Friday, 2 January 2009

(Palm Oil victim) Snared calf doomed to painful, lingering death

Note: To view the missing picture please click on the link below this article.

New Straits Times, Malaysia


Snared calf doomed to painful, lingering death

By : Julia Chan

The injured elephant calf with its mother on the banks of the Kinabatangan River. — Picture courtesy of Inada Nobuhiro

The injured elephant calf with its mother on the banks of the Kinabatangan River. — Picture courtesy of Inada Nobuhiro

KOTA KINABALU: Elephant deaths or injuries in the wild are on the rise, alarming Sabah Wildlife Department officials.

Department director Laurentius Ambu said a young elephant was found dead from unknown causes last September.

Many more were found injured by snares and they eventually died of their injuries.

Snares of rope and wire mesh are usually set by oil palm plantation workers to trap wild boar and deer for their own consumption or to sell to restaurants.

However, wildlife such as elephant calves may step into these traps.

While they do not get trapped, the rope or wire mesh is left tied tight around a leg, where it cuts into the skin, leading to infection and eventual death as a result of blood poisoning.

"Snares are a cruel and inhumane way of trapping wildlife. Setting such snares is illegal.

"It leads to injuries and the eventual death of the animal caught, not just wild boar and deer, but also elephants, orang utans, monkeys and other wildlife," said Ambu.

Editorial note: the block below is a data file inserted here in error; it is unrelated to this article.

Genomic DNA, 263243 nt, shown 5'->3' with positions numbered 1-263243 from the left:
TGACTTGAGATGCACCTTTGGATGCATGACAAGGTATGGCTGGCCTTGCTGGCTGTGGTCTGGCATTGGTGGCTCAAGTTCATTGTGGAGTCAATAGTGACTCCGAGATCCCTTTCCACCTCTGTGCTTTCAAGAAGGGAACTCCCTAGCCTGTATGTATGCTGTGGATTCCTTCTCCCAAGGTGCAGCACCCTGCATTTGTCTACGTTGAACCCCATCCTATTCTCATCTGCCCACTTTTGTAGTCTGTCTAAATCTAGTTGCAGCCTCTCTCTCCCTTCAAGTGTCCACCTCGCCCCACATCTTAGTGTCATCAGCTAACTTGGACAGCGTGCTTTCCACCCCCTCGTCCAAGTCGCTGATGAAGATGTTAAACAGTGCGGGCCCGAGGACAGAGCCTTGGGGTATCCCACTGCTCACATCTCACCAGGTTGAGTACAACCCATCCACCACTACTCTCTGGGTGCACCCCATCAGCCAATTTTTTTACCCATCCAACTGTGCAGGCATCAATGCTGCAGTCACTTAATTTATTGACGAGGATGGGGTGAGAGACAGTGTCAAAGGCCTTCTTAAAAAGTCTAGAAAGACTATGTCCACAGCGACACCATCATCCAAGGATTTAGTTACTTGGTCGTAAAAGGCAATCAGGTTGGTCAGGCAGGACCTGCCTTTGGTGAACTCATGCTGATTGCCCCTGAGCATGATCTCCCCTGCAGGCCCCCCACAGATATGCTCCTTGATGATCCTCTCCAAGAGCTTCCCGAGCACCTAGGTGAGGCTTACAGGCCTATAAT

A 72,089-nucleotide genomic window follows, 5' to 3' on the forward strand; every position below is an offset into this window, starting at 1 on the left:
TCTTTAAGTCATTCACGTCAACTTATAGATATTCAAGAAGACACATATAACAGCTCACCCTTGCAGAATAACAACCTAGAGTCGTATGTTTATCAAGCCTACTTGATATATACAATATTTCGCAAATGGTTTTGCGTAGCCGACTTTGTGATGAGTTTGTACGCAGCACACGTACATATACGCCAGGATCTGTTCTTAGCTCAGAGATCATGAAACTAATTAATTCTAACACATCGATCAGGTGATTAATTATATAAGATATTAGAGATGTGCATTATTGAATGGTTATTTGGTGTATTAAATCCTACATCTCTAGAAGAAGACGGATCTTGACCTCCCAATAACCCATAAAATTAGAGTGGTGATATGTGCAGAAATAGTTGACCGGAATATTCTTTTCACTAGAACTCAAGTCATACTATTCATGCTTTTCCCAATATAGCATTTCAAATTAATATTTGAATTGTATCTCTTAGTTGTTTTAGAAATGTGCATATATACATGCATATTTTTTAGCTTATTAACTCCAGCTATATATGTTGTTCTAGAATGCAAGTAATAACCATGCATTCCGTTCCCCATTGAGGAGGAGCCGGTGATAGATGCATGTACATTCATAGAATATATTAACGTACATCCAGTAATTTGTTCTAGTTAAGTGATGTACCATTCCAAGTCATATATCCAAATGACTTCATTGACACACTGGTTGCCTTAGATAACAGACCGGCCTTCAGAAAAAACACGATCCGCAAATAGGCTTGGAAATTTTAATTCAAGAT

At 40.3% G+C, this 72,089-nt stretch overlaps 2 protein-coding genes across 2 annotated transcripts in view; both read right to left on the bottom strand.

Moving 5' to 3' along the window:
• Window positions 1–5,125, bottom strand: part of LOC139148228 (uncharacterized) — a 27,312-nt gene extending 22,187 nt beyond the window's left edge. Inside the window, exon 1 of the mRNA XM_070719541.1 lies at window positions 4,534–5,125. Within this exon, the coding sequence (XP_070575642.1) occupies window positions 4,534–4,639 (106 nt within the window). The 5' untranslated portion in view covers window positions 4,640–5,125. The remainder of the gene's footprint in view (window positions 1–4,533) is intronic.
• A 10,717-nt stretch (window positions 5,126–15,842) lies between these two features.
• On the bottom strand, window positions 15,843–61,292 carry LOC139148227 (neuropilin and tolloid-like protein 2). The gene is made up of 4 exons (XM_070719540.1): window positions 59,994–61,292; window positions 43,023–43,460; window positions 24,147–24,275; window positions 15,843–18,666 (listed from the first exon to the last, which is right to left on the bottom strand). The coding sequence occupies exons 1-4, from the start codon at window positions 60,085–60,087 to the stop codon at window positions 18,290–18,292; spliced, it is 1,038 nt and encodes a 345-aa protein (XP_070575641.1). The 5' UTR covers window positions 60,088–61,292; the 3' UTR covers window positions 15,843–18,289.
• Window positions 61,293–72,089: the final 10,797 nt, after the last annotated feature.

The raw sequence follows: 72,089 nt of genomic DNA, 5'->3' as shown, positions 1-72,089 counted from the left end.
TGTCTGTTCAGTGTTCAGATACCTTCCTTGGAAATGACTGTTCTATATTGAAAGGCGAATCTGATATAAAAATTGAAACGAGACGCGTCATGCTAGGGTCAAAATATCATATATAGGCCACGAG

"We have received pictures from a frequent visitor to Kinabatangan, Japanese wildlife guide and lecturer Inada Nobuhiro, about a young elephant. It can only walk on three legs because the fourth is badly injured.

"He said that even with 25 years of working closely with wildlife he still got emotional when he saw the pain the elephant calf was in from the gaping wound on the leg."

It was spotted on the banks of the Kinabatangan River close to the village of Bilit and the Lower Kinabatangan Wildlife Sanctuary.

Nobuhiro reported that the calf was spraying water on the wound, which likely meant it was trying to bring down inflammation.

The department's chief field veterinarian, Dr Sen Nathan, said rescuing the elephant calf would be a complicated task because it would mean separating it from its mother and group.

"Elephants care for their young and are very protective of them. The task would require a number of elephants to be sedated at the same time so that we can separate the calf from the group.

"Elephants are highly intelligent, and once they recognise that humans have taken one of their young this could develop into a serious problem as they might become more aggressive towards humans," said Dr Sen.

"The wound is so severe, this poor baby elephant will likely succumb to gangrene soon and die.

"The sad thing is that even if an attempt to rescue it is successful and it is brought in for treatment, it would probably mean amputation of the limb and a life in captivity.

"It would be all the more cruel to have it live on and suffer in captivity with a handicap like that."

The department has been working on implementing a management plan for Sabah's elephants. It is based on resolutions that were formulated by various stakeholders as well as elephant experts in May last year at the Bornean Elephant Workshop.

"We have to address the problems that our elephants are facing now, before it is too late," said Ambu.

"Oil palm companies will be liable if we find their workers are involved in this illegal activity.

"We have to do our best to ensure that other wildlife do not suffer the same fate as this elephant calf."